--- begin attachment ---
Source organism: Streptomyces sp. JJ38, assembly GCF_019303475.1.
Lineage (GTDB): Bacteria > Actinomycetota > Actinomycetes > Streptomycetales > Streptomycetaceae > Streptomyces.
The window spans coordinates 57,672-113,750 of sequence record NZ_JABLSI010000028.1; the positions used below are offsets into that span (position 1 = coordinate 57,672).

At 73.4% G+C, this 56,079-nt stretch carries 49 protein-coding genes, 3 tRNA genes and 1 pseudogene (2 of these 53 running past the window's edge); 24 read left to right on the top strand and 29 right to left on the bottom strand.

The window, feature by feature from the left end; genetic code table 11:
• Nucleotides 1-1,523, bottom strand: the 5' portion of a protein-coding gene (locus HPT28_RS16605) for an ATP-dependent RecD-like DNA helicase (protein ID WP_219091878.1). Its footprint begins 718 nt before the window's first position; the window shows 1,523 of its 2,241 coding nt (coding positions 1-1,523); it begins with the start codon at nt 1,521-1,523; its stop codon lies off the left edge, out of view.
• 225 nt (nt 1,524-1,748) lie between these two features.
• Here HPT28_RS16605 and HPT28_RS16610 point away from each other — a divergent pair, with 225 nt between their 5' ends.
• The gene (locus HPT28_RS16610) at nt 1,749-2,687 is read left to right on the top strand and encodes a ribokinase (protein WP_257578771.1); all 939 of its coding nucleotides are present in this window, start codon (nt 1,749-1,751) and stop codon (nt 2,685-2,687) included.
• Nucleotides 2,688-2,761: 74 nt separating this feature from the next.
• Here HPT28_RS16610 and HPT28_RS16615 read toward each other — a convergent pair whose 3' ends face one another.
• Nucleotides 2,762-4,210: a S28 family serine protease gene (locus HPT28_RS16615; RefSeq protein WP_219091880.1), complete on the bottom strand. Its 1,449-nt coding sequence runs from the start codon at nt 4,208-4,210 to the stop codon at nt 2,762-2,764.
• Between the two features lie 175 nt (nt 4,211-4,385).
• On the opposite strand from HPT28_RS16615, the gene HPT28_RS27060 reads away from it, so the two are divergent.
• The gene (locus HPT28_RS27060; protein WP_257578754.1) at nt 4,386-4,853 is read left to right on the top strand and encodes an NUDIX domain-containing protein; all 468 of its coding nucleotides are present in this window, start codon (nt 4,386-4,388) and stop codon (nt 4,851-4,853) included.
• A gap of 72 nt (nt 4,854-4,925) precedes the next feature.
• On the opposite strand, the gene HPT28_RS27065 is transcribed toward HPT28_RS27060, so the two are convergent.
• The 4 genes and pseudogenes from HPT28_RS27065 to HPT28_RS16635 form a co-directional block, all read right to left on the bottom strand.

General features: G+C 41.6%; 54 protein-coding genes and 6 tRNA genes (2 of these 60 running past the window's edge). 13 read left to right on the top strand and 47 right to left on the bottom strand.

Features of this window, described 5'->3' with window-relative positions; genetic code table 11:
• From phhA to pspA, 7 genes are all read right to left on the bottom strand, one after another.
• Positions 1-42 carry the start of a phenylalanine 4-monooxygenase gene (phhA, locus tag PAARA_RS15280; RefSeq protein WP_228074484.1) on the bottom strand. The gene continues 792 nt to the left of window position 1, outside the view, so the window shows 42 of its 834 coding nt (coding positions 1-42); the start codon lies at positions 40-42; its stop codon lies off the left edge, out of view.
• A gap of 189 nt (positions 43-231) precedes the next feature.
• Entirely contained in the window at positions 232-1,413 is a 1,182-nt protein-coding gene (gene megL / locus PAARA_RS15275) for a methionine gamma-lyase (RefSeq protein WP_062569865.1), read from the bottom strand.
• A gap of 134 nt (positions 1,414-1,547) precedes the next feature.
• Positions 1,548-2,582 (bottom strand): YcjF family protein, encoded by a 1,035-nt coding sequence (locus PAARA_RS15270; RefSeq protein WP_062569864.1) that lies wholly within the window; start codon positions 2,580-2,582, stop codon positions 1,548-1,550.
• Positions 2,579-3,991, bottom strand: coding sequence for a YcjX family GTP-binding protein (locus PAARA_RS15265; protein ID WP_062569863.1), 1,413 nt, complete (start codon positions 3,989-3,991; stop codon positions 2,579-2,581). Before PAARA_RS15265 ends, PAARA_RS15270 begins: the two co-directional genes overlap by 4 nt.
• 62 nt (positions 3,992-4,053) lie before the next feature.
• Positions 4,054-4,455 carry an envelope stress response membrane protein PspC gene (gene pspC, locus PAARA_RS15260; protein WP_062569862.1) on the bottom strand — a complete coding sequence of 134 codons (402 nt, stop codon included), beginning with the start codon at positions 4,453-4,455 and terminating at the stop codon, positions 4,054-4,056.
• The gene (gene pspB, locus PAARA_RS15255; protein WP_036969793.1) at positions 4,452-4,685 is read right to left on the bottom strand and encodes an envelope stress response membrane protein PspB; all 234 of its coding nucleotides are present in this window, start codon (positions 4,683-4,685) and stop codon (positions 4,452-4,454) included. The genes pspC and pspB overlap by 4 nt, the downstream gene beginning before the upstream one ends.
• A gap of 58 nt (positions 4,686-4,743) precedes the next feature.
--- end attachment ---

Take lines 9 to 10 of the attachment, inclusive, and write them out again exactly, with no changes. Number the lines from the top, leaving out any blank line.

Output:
• The gene (locus HPT28_RS16610) at nt 1,749-2,687 is read left to right on the top strand and encodes a ribokinase (protein WP_257578771.1); all 939 of its coding nucleotides are present in this window, start codon (nt 1,749-1,751) and stop codon (nt 2,685-2,687) included.
• Nucleotides 2,688-2,761: 74 nt separating this feature from the next.